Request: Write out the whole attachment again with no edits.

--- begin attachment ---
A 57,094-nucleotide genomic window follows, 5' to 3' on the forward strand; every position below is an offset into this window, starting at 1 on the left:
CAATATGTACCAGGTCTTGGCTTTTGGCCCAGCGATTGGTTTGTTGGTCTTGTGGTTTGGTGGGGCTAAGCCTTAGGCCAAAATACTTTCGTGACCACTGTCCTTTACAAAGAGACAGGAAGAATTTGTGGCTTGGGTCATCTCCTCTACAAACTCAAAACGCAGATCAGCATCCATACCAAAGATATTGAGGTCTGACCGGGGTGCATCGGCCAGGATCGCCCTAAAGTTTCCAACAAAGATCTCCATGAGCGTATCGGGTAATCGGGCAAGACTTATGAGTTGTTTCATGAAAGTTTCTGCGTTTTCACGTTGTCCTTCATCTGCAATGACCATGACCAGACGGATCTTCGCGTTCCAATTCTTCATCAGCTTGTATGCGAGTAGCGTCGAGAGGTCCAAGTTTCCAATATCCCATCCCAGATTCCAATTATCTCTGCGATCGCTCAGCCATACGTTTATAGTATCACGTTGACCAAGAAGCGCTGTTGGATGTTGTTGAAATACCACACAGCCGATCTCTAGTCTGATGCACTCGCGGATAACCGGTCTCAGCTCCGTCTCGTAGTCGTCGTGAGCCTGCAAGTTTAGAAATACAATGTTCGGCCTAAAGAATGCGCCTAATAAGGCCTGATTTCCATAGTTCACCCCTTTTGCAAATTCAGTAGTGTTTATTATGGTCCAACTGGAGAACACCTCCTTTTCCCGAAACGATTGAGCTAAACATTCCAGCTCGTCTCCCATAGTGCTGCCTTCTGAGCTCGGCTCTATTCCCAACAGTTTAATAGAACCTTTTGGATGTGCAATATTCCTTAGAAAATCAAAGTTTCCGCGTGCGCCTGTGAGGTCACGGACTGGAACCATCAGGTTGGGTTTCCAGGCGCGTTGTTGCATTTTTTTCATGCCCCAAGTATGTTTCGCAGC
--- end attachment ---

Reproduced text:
A 57,094-nucleotide genomic window follows, 5' to 3' on the forward strand; every position below is an offset into this window, starting at 1 on the left:
CAATATGTACCAGGTCTTGGCTTTTGGCCCAGCGATTGGTTTGTTGGTCTTGTGGTTTGGTGGGGCTAAGCCTTAGGCCAAAATACTTTCGTGACCACTGTCCTTTACAAAGAGACAGGAAGAATTTGTGGCTTGGGTCATCTCCTCTACAAACTCAAAACGCAGATCAGCATCCATACCAAAGATATTGAGGTCTGACCGGGGTGCATCGGCCAGGATCGCCCTAAAGTTTCCAACAAAGATCTCCATGAGCGTATCGGGTAATCGGGCAAGACTTATGAGTTGTTTCATGAAAGTTTCTGCGTTTTCACGTTGTCCTTCATCTGCAATGACCATGACCAGACGGATCTTCGCGTTCCAATTCTTCATCAGCTTGTATGCGAGTAGCGTCGAGAGGTCCAAGTTTCCAATATCCCATCCCAGATTCCAATTATCTCTGCGATCGCTCAGCCATACGTTTATAGTATCACGTTGACCAAGAAGCGCTGTTGGATGTTGTTGAAATACCACACAGCCGATCTCTAGTCTGATGCACTCGCGGATAACCGGTCTCAGCTCCGTCTCGTAGTCGTCGTGAGCCTGCAAGTTTAGAAATACAATGTTCGGCCTAAAGAATGCGCCTAATAAGGCCTGATTTCCATAGTTCACCCCTTTTGCAAATTCAGTAGTGTTTATTATGGTCCAACTGGAGAACACCTCCTTTTCCCGAAACGATTGAGCTAAACATTCCAGCTCGTCTCCCATAGTGCTGCCTTCTGAGCTCGGCTCTATTCCCAACAGTTTAATAGAACCTTTTGGATGTGCAATATTCCTTAGAAAATCAAAGTTTCCGCGTGCGCCTGTGAGGTCACGGACTGGAACCATCAGGTTGGGTTTCCAGGCGCGTTGTTGCATTTTTTTCATGCCCCAAGTATGTTTCGCAGC